Richmond, IN — The opioid epidemic has had an undeniable and pervasive impact on this country, and this can be seen in the experience of John Stroup of Belden Inc. In attempting to hire employees manufacturing his computer networking equipment, one out of 10 applicants failed the required drug test. With the renewed demand for factory workers, the opioid and heroin epidemic are making it a challenge for companies to tap into this workforce. An analysis from the Manufacturers Alliance for Productivity and Innovation found that areas with higher overdose rates also have a greater number of manufacturing jobs.

Employers have approached this issue in several different ways. Some are changing their health insurance contracts to discourage doctors from prescribing opioids. Others offer Employee Assistance Plans which generally cover a few therapy sessions. However, Stroup wanted a new model, and so developed one that could potentially be applied across many different industries that desperately need employees.

Essentially, his decision to help current and potential employees with drug rehabilitation came down to a cost-benefit analysis. Was the cost of rehabilitating people in his small town lower than that of the cost of not being able to employ them?

Stroup met with his board members and addiction specialists to create a plan. He decided that if either a current or potential employee failed a drug test but wanted to work for him, he would pay for them to be evaluated by a substance abuse treatment center. People who were at low risk for addiction could do a probationary period for two months in a position that didn’t involve heavy machinery, after which they could switch to a more dangerous position again, contingent on passing random drug tests periodically. People at high risk of addiction could spend two months in an intensive outpatient treatment program and would have a job at the end of it if they made progress. This would mean around a 5,000 dollar investment from Belden for each individual who went this route.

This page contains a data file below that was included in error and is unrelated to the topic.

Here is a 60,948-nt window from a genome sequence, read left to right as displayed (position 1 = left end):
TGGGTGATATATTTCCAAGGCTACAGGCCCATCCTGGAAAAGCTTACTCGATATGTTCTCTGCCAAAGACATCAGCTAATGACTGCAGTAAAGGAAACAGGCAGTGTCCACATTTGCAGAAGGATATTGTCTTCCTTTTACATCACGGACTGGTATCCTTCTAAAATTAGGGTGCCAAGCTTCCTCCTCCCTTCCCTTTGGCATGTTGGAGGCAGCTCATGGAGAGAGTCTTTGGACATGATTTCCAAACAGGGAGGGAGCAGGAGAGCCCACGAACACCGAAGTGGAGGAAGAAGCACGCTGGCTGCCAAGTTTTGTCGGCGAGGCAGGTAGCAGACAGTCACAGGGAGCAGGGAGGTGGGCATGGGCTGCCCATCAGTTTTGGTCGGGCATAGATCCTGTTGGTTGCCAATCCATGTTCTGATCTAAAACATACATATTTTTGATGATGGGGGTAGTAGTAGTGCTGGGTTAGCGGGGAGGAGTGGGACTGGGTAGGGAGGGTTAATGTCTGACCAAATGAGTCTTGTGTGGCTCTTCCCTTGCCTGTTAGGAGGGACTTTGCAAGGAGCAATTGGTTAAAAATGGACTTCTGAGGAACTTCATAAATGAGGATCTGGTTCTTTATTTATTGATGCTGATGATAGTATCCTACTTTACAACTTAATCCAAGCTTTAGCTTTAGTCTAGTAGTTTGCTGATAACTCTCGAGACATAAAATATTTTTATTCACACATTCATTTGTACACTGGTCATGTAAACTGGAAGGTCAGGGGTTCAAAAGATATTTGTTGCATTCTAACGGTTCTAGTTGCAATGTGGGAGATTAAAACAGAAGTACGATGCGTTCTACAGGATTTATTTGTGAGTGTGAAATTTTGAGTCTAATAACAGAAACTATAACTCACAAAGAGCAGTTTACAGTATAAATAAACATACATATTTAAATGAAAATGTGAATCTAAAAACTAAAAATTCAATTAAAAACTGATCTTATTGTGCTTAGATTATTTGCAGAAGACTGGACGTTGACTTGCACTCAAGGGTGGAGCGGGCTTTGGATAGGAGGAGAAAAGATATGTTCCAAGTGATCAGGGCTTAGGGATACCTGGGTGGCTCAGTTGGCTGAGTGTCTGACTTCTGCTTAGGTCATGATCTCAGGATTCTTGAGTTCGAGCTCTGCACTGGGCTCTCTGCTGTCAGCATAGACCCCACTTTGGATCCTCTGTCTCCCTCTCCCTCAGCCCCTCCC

This opportunity is unusual for the majority of people with addiction, particularly for job applicants. In most cases, they are told to fix their problem before applying. While some rehab programs will incorporate job training, people with opioid addictions still face stigma that can make it difficult to acquire a job.

Robb Backmeyer, chief operating officer of Centerstone Indiana, which is the treatment center working with Belden on this program, believes that this program shows immense potential because of this reason. For most programs, recovery is the only light at the end of the tunnel. With the promise of a job, there is much more motivation to succeed.

This experiment began in March and has had around 20 people sign up so far. While it is too soon to tell as of yet exactly how successful the program will be, the results are promising so far. While the cost has turned out to be more than initially expected, for Belden, a company that has been present in Richmond since 1928, this program is a way for them to give back to the community that is most important to them. The hope is that the initial investment will pay off in the form of loyal employees who work hard knowing that they earned this opportunity through their hard work in the treatment program.


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